A thing, my lord?

Guildenstern says absolutely nothing this entire scene and he finally chooses to join in with THIS line? Wha?
It doesn’t SOUND like a line with a lot of significance and yet it must have some because not ONLY is it Guildenstern’s only line in the scene, it is the last one that either Rosencrantz or Guildenstern say in the scene (and not incidentally the last line Guildenstern says in the play.)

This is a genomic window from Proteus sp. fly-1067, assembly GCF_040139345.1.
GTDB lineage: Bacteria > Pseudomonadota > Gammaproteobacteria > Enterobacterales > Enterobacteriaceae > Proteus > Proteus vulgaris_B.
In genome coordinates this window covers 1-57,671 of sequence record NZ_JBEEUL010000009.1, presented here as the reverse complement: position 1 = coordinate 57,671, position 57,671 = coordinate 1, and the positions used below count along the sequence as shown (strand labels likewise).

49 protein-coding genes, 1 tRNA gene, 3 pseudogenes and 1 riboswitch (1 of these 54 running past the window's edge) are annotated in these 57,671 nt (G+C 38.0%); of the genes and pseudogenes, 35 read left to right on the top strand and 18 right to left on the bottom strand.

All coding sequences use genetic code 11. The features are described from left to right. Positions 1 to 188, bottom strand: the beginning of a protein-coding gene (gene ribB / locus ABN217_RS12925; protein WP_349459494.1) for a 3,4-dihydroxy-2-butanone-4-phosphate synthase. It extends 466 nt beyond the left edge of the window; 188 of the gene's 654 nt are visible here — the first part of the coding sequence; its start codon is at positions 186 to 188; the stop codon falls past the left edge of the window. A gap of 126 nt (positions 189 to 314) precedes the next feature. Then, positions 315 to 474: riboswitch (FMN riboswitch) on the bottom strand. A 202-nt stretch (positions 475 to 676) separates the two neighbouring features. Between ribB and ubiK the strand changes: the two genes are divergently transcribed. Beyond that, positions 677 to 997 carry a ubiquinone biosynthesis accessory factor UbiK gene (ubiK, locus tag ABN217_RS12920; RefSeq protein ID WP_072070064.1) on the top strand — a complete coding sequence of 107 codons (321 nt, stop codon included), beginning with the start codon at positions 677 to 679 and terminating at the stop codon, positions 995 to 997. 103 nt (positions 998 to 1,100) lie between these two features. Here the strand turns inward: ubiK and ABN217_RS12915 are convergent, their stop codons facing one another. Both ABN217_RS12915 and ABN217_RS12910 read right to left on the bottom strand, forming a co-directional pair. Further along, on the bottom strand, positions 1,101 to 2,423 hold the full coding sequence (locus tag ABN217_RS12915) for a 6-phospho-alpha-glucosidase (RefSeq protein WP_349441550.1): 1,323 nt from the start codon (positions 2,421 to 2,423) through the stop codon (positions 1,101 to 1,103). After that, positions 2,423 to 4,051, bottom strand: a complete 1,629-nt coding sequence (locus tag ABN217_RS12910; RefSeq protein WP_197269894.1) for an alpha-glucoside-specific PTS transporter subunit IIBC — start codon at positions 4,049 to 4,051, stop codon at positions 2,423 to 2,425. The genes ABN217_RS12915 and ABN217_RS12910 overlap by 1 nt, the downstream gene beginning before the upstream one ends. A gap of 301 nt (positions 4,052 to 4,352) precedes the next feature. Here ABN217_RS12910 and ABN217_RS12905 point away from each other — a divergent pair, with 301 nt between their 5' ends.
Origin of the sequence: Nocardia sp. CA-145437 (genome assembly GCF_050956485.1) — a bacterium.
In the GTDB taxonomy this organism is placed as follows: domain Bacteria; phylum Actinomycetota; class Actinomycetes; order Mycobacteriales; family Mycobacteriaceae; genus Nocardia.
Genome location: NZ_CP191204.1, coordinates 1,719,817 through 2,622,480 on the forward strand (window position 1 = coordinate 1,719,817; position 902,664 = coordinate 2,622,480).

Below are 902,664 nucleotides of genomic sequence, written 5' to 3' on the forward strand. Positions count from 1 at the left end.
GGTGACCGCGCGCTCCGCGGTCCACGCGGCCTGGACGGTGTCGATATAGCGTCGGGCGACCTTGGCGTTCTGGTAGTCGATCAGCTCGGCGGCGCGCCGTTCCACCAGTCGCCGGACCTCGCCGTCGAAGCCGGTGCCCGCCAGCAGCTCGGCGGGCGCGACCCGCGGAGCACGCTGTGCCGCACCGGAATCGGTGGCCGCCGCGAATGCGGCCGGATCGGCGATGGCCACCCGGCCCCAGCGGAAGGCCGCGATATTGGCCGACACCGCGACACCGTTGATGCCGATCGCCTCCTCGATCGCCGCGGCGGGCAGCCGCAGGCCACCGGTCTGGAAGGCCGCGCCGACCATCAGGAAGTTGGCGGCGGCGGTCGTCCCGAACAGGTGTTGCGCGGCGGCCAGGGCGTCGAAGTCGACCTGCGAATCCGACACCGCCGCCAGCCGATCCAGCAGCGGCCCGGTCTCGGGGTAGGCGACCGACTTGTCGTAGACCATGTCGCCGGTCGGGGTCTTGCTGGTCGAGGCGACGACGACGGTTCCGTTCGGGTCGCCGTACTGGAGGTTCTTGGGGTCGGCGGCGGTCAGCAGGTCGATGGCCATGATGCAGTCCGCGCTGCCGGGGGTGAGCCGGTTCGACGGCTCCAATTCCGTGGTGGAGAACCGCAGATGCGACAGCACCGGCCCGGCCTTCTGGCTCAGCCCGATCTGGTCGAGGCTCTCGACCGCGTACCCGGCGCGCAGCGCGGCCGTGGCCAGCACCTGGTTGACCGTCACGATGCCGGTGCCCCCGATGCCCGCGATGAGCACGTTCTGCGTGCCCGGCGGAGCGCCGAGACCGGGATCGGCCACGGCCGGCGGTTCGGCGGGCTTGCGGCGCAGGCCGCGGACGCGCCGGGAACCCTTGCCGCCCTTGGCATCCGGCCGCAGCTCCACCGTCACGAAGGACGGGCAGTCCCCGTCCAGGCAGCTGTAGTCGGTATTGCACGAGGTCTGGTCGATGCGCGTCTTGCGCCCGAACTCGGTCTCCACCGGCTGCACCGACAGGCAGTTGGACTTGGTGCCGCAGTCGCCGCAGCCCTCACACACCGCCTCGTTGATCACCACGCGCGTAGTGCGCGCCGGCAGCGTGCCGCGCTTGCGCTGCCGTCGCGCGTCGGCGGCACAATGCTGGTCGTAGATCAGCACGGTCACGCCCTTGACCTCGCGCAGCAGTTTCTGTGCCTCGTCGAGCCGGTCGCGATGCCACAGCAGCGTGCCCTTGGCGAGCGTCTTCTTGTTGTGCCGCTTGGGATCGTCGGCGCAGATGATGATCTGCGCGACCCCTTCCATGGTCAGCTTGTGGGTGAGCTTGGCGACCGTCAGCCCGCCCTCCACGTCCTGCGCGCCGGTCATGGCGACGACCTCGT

Whatever Guildenstern is doing here, he’s triggered Hamlet somehow – such that he decides to stop toying with Rosencrantz and Guildenstern and just go see Claudius.

Is it a threat? Does it somehow align Guildenstern with the King? Guildenstern has made his allegiance clear in a previous scene – so maybe he’s stepping in to be the King’s muscle here? The line wants more than a casual repetition of what Hamlet said a moment before. What that more is, I don’t know. I think, if I were playing Guildenstern, I’d have to find it.

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